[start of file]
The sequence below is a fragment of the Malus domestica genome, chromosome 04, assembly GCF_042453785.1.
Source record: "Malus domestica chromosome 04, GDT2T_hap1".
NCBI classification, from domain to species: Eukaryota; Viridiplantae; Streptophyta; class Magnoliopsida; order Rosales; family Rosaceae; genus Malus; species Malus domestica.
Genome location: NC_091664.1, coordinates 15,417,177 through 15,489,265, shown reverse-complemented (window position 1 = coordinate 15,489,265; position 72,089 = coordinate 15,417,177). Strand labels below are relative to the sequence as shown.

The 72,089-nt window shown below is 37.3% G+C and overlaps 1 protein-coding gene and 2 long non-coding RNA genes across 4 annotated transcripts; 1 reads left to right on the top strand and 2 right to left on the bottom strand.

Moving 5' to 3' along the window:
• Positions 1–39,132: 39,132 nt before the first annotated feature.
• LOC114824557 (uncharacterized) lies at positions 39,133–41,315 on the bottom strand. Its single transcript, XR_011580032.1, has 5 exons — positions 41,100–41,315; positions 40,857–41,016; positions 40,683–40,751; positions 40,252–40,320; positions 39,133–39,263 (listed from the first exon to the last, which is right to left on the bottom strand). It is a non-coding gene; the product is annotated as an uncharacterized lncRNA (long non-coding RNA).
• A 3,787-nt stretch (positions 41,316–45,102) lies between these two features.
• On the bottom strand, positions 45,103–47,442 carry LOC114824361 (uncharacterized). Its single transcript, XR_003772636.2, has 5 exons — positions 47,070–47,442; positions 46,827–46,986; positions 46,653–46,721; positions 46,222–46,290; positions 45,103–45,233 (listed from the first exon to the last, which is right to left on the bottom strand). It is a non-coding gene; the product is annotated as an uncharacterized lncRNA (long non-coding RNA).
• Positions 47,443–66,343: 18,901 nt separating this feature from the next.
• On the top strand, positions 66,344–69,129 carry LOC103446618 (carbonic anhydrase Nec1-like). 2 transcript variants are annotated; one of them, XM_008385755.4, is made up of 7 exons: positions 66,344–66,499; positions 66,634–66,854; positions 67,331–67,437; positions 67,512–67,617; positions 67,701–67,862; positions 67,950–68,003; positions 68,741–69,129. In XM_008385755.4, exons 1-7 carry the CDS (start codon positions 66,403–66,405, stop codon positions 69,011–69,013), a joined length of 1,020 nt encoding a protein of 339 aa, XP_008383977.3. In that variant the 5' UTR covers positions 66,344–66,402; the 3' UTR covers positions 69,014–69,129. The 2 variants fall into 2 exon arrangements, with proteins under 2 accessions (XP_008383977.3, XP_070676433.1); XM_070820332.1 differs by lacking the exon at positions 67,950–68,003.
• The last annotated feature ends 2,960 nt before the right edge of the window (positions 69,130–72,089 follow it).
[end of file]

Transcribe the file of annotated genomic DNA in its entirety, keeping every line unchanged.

The sequence below is a fragment of the Malus domestica genome, chromosome 04, assembly GCF_042453785.1.
Source record: "Malus domestica chromosome 04, GDT2T_hap1".
NCBI classification, from domain to species: Eukaryota; Viridiplantae; Streptophyta; class Magnoliopsida; order Rosales; family Rosaceae; genus Malus; species Malus domestica.
Genome location: NC_091664.1, coordinates 15,417,177 through 15,489,265, shown reverse-complemented (window position 1 = coordinate 15,489,265; position 72,089 = coordinate 15,417,177). Strand labels below are relative to the sequence as shown.

The 72,089-nt window shown below is 37.3% G+C and overlaps 1 protein-coding gene and 2 long non-coding RNA genes across 4 annotated transcripts; 1 reads left to right on the top strand and 2 right to left on the bottom strand.

Moving 5' to 3' along the window:
• Positions 1–39,132: 39,132 nt before the first annotated feature.
• LOC114824557 (uncharacterized) lies at positions 39,133–41,315 on the bottom strand. Its single transcript, XR_011580032.1, has 5 exons — positions 41,100–41,315; positions 40,857–41,016; positions 40,683–40,751; positions 40,252–40,320; positions 39,133–39,263 (listed from the first exon to the last, which is right to left on the bottom strand). It is a non-coding gene; the product is annotated as an uncharacterized lncRNA (long non-coding RNA).
• A 3,787-nt stretch (positions 41,316–45,102) lies between these two features.
• On the bottom strand, positions 45,103–47,442 carry LOC114824361 (uncharacterized). Its single transcript, XR_003772636.2, has 5 exons — positions 47,070–47,442; positions 46,827–46,986; positions 46,653–46,721; positions 46,222–46,290; positions 45,103–45,233 (listed from the first exon to the last, which is right to left on the bottom strand). It is a non-coding gene; the product is annotated as an uncharacterized lncRNA (long non-coding RNA).
• Positions 47,443–66,343: 18,901 nt separating this feature from the next.
• On the top strand, positions 66,344–69,129 carry LOC103446618 (carbonic anhydrase Nec1-like). 2 transcript variants are annotated; one of them, XM_008385755.4, is made up of 7 exons: positions 66,344–66,499; positions 66,634–66,854; positions 67,331–67,437; positions 67,512–67,617; positions 67,701–67,862; positions 67,950–68,003; positions 68,741–69,129. In XM_008385755.4, exons 1-7 carry the CDS (start codon positions 66,403–66,405, stop codon positions 69,011–69,013), a joined length of 1,020 nt encoding a protein of 339 aa, XP_008383977.3. In that variant the 5' UTR covers positions 66,344–66,402; the 3' UTR covers positions 69,014–69,129. The 2 variants fall into 2 exon arrangements, with proteins under 2 accessions (XP_008383977.3, XP_070676433.1); XM_070820332.1 differs by lacking the exon at positions 67,950–68,003.
• The last annotated feature ends 2,960 nt before the right edge of the window (positions 69,130–72,089 follow it).